How Dark is Dark Enough for Indoor Growers?

How Dark is Dark Enough for Indoor Growers?

Contrary to popular belief, you don't need complete darkness to grow cannabis indoors. New research shows that cannabis is sensitive to light pollution, but not as sensitive as previously thought. The safe limit for light pollution during flowering is 10 nanomoles or lower. This means even a full moon's glow isn't bright enough to cause problems.

However, relying solely on sight to assess light levels can be misleading. Standard light meters commonly used in indoor growing setups often lack the sensitivity to detect these incredibly low light levels.

Here's a deeper dive into the key takeaways, addressing each point with more details and insights:

grow room in dark


1. Threshold Limit: 10 Nanomoles or Lower for Light Pollution During Flowering

This revised threshold signifies the maximum acceptable level of light pollution during the flowering stage, measured in nanomoles per meter squared per second (nmol/m²/s).

It replaces the previously held assumption that any light exposure could disrupt flowering. This finding allows growers to relax their vigilance slightly, understanding that trace amounts of light pollution won't significantly impact their plants.

2. Full Moon: Not Bright Enough to Cause Issues

The full moon, often considered a source of disruptive light, has a measured brightness of around 1.6 nanomoles.

This value falls well below the 10 nanomole threshold, indicating that even on the brightest lunar nights, natural light pollution won't negatively affect your cannabis plants.

3. Standard Light Meters: Not Sensitive Enough to Measure These Low Light Levels

Many light meters commonly used in indoor growing setups are designed to measure light suitable for human vision. These meters typically lack the sensitivity to detect extremely low light levels like those present during night hours, especially in the range of nanomoles.

This limitation highlights the importance of using specialized light pollution sensors designed specifically for this purpose.

cannabis grow in a dark

4. Rule of Thumb: If You Can Barely Read a Book with Large Print in the Dark, the Light Level is Likely Safe for Cannabis.

This simple yet effective rule of thumb offers a practical way to assess light pollution levels in your grow room. If, with dark-adapted eyes, you can barely make out the words in a large-print book, the light level is likely within the safe zone for your cannabis plants.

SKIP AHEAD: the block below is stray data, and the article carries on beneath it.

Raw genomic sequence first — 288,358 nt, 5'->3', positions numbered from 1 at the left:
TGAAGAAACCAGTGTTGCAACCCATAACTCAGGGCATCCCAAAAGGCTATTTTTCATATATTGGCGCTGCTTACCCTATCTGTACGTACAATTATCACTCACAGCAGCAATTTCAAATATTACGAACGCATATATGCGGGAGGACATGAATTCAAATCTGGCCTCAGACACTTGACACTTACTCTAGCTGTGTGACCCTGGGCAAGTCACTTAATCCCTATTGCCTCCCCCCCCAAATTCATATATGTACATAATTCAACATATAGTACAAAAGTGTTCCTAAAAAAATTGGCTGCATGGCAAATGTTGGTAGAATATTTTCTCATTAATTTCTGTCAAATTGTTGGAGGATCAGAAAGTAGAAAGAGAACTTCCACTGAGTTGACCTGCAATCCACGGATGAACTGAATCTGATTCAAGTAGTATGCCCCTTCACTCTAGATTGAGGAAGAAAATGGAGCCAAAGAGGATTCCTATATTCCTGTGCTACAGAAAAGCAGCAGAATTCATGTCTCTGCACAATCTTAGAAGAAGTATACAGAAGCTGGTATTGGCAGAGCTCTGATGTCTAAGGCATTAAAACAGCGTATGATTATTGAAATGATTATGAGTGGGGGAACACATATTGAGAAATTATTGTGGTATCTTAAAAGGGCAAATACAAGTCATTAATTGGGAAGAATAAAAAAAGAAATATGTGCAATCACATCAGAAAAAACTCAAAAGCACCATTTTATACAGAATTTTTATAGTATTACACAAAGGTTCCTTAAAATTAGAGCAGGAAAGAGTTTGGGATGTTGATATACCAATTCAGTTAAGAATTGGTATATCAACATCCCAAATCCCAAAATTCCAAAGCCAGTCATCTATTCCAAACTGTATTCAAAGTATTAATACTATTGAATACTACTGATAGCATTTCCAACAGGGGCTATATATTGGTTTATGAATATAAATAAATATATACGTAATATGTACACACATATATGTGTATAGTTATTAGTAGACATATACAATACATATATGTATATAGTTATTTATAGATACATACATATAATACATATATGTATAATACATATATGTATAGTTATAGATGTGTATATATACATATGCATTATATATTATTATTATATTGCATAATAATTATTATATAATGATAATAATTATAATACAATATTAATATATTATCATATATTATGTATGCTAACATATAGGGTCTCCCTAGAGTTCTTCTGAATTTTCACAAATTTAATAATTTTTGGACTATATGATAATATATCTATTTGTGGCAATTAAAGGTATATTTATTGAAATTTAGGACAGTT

5. Interaction with Temperature: Cooler Night Temperatures Can Make Plants Slightly More Susceptible to Light Pollution.

Studies suggest that cooler night temperatures can increase a plant's sensitivity to light pollution. This means that while 10 nanomoles might be the general safe limit, it's crucial to consider the nighttime temperature in your grow room. If your nights are consistently cooler, aiming for an even lower light pollution level (perhaps 7-8 nanomoles) might be beneficial.

6. Interaction with Color: Green Light, While Considered a "Safe" Light, Can Penetrate Leaves More Effectively Than Red and Blue Light, Potentially Impacting Plant Perception in Low Light Conditions.

Traditionally, green light has been considered a "safe" light for use during the dark period, as it's not directly involved in triggering flowering responses.

However, recent research indicates that green light can penetrate leaves more effectively than red and blue light.

This raises the possibility that even low levels of green light exposure during the dark period could potentially impact plant perception and potentially influence flowering.

While further research is needed to fully understand the extent of this effect, it's wise for growers to minimize green light emissions from their grow lights, especially during the flowering stage.

By understanding these key takeaways and incorporating them into your indoor cannabis cultivation practices, you can create a more optimal environment for your plants to thrive.

Remember to measure light levels regularly using appropriate tools, adapt your lighting strategies based on the latest research, and stay informed about the ongoing advancements in this field.

use green light in grow room


Measure light levels: Use specialized tools like light pollution sensors offered by advanced LED grow light manufacturers.

Adapt your lighting strategies: Choose LED grow lights with minimal green light emissions during flowering to minimize potential light pollution issues.

Stay informed: Research is ongoing, exploring areas like the effects of short light flashes and plant perception in low light.

By following these tips and staying updated on the latest research, you can create an optimal environment for your cannabis plants to thrive.